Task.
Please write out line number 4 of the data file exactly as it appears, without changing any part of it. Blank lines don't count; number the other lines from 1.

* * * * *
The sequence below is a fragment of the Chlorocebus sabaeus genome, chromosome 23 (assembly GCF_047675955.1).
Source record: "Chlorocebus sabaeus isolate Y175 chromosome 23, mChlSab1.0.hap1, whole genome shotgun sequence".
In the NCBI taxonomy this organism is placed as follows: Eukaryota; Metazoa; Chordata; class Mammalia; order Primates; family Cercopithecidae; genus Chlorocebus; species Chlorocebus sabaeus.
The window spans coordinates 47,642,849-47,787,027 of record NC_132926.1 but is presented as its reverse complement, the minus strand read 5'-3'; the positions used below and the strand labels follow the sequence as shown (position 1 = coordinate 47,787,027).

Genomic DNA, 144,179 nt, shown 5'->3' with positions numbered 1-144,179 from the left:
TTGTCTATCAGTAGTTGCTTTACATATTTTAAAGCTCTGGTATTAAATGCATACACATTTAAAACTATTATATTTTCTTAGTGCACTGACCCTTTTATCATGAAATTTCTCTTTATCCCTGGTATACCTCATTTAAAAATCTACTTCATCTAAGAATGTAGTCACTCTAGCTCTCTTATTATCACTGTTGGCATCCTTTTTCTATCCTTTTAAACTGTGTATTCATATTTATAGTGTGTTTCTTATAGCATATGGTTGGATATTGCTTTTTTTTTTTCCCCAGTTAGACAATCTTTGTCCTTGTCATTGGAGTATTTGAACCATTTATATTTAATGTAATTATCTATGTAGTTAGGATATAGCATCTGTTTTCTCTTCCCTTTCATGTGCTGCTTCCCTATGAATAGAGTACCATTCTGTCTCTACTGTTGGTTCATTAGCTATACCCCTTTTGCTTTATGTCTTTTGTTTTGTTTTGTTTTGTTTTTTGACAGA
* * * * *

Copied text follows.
The window spans coordinates 47,642,849-47,787,027 of record NC_132926.1 but is presented as its reverse complement, the minus strand read 5'-3'; the positions used below and the strand labels follow the sequence as shown (position 1 = coordinate 47,787,027).